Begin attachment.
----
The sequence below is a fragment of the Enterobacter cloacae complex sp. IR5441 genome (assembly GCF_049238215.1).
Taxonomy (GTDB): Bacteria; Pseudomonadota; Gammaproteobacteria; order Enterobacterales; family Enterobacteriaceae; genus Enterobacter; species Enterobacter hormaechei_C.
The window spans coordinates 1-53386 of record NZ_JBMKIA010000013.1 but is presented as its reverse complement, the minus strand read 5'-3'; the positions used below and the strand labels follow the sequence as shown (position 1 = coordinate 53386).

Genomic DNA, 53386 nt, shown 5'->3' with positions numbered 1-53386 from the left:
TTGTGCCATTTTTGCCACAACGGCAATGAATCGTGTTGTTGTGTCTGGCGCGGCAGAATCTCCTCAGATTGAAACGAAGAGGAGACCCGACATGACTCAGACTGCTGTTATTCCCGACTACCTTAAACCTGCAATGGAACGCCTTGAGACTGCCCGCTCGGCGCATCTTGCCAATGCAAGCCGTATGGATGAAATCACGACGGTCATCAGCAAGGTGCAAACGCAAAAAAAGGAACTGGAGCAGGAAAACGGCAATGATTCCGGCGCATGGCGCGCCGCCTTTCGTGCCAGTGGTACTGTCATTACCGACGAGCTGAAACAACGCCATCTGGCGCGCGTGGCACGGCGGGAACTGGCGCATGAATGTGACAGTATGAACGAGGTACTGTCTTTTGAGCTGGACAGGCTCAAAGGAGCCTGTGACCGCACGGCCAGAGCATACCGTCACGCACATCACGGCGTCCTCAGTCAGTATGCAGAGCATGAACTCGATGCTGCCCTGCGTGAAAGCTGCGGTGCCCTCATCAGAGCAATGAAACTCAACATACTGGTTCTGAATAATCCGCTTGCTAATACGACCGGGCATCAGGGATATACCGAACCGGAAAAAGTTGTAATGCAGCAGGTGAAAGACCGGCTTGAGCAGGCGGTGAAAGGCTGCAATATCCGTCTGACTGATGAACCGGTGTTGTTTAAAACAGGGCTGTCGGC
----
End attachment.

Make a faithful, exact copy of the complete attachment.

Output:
The sequence below is a fragment of the Enterobacter cloacae complex sp. IR5441 genome (assembly GCF_049238215.1).
Taxonomy (GTDB): Bacteria; Pseudomonadota; Gammaproteobacteria; order Enterobacterales; family Enterobacteriaceae; genus Enterobacter; species Enterobacter hormaechei_C.
The window spans coordinates 1-53386 of record NZ_JBMKIA010000013.1 but is presented as its reverse complement, the minus strand read 5'-3'; the positions used below and the strand labels follow the sequence as shown (position 1 = coordinate 53386).

Genomic DNA, 53386 nt, shown 5'->3' with positions numbered 1-53386 from the left:
TTGTGCCATTTTTGCCACAACGGCAATGAATCGTGTTGTTGTGTCTGGCGCGGCAGAATCTCCTCAGATTGAAACGAAGAGGAGACCCGACATGACTCAGACTGCTGTTATTCCCGACTACCTTAAACCTGCAATGGAACGCCTTGAGACTGCCCGCTCGGCGCATCTTGCCAATGCAAGCCGTATGGATGAAATCACGACGGTCATCAGCAAGGTGCAAACGCAAAAAAAGGAACTGGAGCAGGAAAACGGCAATGATTCCGGCGCATGGCGCGCCGCCTTTCGTGCCAGTGGTACTGTCATTACCGACGAGCTGAAACAACGCCATCTGGCGCGCGTGGCACGGCGGGAACTGGCGCATGAATGTGACAGTATGAACGAGGTACTGTCTTTTGAGCTGGACAGGCTCAAAGGAGCCTGTGACCGCACGGCCAGAGCATACCGTCACGCACATCACGGCGTCCTCAGTCAGTATGCAGAGCATGAACTCGATGCTGCCCTGCGTGAAAGCTGCGGTGCCCTCATCAGAGCAATGAAACTCAACATACTGGTTCTGAATAATCCGCTTGCTAATACGACCGGGCATCAGGGATATACCGAACCGGAAAAAGTTGTAATGCAGCAGGTGAAAGACCGGCTTGAGCAGGCGGTGAAAGGCTGCAATATCCGTCTGACTGATGAACCGGTGTTGTTTAAAACAGGGCTGTCGGC